How does this play out once you're in grad school and committed to the long haul? Several women I talked to emphasized the importance of cultivating a supportive group of friends. Patricia, who is nearing the end of her Ph.D., emphasized that her fellow students and postdocs were overwhelmingly not misogynists, but were nevertheless mostly clueless about the experience of women in academia. This is one of the tougher cases, wherein people who bear no ill will toward women in STEM (often the contrary) inadvertently contribute to discrimination.

Patricia shares an office with Bumper, a male grad student who has gradually become much more aware of the issues. "I had a meeting with a renowned [non-Caltech] professor on Skype. My [overcommitted] advisor couldn't make the meeting, so she sent Bumper, who works on an unrelated project, to be on the call to supervise me. [Afterwards,] I confronted my advisor, and was told I had misunderstood her intentions. I wanted to talk to renowned professors, but it was handled in a last minute, disempowering, dismissive way. It feeds imposter syndrome, if I feel my advisor thinks I can't meet with collaborators by myself. [Bumper] was mostly unaware of the squashing. It's unintentional, but still harmful. There is poor insight on part of other students."

Things eventually took a turn for the better. "A few months later at a conference, a senior professor in the field approached me and said a sexist thing right in front of Bumper and another professor. I was floored. Bumper stood up for me. I was glad, but [he] just walked away without apologizing. The fact that I had talked about my experiences and was open about it helped him realize. He started being more of an advocate after that, but it's [terrible] that a fellow grad student has to be an advocate. [I] felt that I have to call other people out and make a scene to be heard. I have to be impolite to get noticed. I would like to give my lab mates credit, as their view of me has not been negatively tainted by my confrontation. Now they come and engage more, and the situation has normalized. I was not expecting to have to do this myself when I came to grad school."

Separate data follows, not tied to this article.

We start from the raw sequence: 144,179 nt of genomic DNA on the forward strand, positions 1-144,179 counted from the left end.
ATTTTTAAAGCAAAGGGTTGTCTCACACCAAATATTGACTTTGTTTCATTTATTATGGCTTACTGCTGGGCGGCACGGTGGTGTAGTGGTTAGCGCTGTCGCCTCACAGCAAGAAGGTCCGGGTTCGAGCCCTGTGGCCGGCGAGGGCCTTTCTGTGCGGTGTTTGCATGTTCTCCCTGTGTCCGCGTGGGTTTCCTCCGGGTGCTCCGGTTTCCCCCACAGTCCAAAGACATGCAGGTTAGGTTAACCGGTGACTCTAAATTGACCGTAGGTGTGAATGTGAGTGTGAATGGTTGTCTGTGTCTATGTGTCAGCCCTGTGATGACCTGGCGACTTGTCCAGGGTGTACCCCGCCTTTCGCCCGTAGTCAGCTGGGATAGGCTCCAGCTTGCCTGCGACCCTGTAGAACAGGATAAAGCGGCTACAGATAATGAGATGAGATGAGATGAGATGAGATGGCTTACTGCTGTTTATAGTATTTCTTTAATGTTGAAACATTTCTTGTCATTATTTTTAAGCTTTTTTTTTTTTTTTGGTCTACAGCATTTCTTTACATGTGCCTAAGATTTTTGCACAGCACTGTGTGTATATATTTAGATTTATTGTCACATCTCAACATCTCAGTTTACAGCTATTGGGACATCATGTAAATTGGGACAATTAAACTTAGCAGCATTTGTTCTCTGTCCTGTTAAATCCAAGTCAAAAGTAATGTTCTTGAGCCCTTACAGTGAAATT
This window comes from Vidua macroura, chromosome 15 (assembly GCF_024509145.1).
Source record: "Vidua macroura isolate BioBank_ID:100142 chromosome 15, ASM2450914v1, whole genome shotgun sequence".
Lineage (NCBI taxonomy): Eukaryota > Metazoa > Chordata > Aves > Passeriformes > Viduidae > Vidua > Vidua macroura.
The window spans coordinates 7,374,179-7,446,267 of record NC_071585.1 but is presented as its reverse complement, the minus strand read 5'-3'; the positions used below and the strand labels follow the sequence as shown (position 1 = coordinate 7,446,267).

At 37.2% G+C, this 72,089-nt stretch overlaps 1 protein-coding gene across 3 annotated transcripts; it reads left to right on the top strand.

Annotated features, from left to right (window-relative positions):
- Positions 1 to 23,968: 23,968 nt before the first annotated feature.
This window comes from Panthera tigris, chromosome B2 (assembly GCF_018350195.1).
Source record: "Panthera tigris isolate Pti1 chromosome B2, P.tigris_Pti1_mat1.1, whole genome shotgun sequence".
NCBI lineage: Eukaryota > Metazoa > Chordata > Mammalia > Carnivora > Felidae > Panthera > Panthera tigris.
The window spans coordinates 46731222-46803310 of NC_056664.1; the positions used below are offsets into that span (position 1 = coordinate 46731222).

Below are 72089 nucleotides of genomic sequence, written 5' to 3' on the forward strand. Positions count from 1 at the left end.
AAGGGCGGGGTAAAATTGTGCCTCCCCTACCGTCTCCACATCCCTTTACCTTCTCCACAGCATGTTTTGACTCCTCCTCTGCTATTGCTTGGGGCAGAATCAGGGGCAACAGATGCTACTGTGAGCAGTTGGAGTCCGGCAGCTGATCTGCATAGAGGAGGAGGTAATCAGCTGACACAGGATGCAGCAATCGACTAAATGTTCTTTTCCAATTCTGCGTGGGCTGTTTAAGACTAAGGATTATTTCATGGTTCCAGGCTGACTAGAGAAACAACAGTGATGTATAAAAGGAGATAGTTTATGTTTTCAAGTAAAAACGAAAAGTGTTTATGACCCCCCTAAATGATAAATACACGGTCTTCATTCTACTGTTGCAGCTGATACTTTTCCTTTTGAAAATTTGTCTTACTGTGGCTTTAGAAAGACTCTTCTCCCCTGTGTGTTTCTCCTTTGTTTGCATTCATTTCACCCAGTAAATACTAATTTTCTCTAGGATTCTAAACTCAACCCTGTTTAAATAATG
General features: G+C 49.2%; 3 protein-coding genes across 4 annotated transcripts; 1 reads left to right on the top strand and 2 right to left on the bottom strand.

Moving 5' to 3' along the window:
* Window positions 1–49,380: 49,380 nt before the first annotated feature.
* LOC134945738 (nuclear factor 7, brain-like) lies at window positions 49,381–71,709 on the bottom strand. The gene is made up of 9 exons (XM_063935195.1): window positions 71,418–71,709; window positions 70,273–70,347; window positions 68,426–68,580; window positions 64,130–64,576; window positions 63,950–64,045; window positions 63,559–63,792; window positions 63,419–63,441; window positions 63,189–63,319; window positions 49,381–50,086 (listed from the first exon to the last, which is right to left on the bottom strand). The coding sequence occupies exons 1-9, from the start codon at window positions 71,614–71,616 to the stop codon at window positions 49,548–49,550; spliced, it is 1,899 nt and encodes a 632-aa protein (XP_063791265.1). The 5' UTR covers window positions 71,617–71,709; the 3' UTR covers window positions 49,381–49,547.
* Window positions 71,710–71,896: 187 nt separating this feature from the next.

One surprisingly common aspect of Patricia's experience is that workplace sexism was perpetrated or enabled by other, more senior women in the workplace. Cynthia-Rose came under pressure from a senior (non-tenure-track) female scientist in her lab. "She was trying to help, but she was hurtful and judgmental. She intimated that science is hard enough without being different or pursuing other hobbies. Pressure to shape up, to conform, is very common. I don't talk or act or dress 'like a scientist,' and that's seen as not appropriate for a woman in science. It is important to act like man, to play down being female. I feel I should be able to be judged for my competency without being judged on my clothes. Inside and outside the ivory tower there's an expectation of a 'scientific' personality that doesn't reflect reality, and it affects women more."

Cynthia-Rose takes pride in her unusually excellent sense of fashion, but is always attired appropriately for the work. On another occasion, Cynthia-Rose was involved in an audit, where funders came to check that equipment she had personally assembled was being used properly. "I asked my professor what I needed to do for the audit. He replied 'Oh nothing. You can charm them, if you'd like, and be there, but I'll handle it.' It was most definitely intended as a joke. It was not intended as a sexist remark. But I felt a judgment on me as a woman, as a scientist, about how I expressed myself in clothing. I always dressed safely, but his comment revealed a lot about his personal opinions and attitudes. And in the end the professor wasn't even available, so I took the auditors into the lab, and answered their [hyper specific] questions that only I knew the answer to."